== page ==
On August 26, the Sydney Daily Telegraph ran the following piece of clickbait :
The original video and story was faked by German broadcaster RTL as "an experiment aimed at showing how quickly misinformation and conspiracy theories can race across the planet," according to the Sydney Morning Herald.
RTL ran the fake Michael Jackson video on YouTube for only 24 hours, and thank to clickbait media junkies like the Daily Telegraph, amassed more than 880,000 views before they pulled it down.
The Daily Telegraph story remains online, with no correction or updates explaining it had been suckered into a "misinformation experiment."
"We wanted to show how easily users can be manipulated on the internet with hoax videos," spokeswoman Heike Schultz of Cologne-based RTL told The Associated Press.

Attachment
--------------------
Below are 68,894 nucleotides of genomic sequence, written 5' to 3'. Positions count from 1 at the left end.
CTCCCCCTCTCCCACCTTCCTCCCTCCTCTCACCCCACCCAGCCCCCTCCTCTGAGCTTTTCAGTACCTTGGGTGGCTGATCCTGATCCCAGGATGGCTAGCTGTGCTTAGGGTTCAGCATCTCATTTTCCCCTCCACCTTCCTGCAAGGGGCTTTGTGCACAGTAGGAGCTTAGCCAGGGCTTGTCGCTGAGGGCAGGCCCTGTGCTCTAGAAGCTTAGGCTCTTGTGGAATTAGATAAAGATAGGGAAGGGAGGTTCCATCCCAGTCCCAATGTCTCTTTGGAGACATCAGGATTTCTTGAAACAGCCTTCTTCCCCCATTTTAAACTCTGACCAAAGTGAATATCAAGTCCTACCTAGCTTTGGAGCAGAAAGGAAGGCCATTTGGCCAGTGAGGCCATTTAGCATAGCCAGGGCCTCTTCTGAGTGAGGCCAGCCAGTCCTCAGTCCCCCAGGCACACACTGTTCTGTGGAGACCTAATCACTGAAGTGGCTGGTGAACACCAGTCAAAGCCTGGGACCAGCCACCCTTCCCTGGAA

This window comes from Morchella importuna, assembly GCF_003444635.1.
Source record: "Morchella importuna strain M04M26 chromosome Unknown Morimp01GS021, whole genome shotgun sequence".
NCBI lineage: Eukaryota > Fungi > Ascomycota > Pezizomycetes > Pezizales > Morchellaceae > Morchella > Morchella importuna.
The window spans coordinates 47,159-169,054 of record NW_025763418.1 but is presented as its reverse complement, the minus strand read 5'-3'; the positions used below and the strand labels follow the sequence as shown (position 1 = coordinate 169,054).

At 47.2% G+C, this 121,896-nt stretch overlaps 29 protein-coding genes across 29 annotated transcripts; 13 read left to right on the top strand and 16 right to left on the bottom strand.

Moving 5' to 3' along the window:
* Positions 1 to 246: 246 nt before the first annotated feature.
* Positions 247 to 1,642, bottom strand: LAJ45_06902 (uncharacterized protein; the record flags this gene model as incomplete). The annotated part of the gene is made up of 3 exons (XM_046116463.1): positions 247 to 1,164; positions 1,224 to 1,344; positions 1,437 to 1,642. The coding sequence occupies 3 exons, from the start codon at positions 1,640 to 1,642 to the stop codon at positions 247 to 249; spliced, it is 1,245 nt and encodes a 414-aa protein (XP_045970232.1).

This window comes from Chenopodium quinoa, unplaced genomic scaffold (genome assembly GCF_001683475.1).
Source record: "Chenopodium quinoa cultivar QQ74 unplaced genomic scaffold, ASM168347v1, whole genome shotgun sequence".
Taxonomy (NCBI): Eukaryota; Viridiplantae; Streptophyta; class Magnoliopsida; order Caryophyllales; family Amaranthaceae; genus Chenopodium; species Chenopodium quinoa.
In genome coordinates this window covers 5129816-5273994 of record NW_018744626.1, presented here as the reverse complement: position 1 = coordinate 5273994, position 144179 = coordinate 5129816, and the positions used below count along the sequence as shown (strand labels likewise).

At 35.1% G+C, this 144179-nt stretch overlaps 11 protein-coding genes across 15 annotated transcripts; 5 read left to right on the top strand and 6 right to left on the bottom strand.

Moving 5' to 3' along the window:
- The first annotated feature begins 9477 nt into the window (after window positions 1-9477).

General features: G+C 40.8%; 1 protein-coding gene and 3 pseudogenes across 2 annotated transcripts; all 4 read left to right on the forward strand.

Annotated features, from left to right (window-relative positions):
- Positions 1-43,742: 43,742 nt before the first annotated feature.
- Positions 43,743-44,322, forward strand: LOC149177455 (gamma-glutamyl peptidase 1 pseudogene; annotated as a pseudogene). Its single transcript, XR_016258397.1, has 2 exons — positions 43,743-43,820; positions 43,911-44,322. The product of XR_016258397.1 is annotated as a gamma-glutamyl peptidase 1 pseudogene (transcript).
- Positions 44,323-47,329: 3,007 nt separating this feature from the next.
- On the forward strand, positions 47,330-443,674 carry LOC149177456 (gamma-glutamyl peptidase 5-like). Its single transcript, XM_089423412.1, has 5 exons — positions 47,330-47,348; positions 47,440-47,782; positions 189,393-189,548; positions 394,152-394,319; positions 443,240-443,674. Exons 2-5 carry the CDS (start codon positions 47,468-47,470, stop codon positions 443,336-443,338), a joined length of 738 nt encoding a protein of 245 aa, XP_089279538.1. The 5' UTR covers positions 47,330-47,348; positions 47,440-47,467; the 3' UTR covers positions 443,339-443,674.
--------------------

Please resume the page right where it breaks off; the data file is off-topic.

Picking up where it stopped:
"Therefore, we created this video of Michael Jackson being alive, even though everybody knows by now that he is dead - and the response was breathtaking."
This is exactly the kind of celebrity story twaddle that Rupert Murdoch is expecting people to pay to read online by this time next year.
UPDATE : Looks like 'Hoax Or Real?' is going to become a standard Daily Telegraph clickbait feature.
Today's effort :
Pravda has plenty of these type of stories, but I get the feeling Daily Telegraph editors already know that.
UPDATE : Half a day as a feature story on the front page of the Daily Telegraph site (is nothing else happening in Sydney, or the world?), and the 'alien baby' story has only pulled a thin 4 comments. Didn't turn out to be quite the clickbait, or commentbait, it was expected to be, not even making the Daily Telegraph's Top Ten Stories list.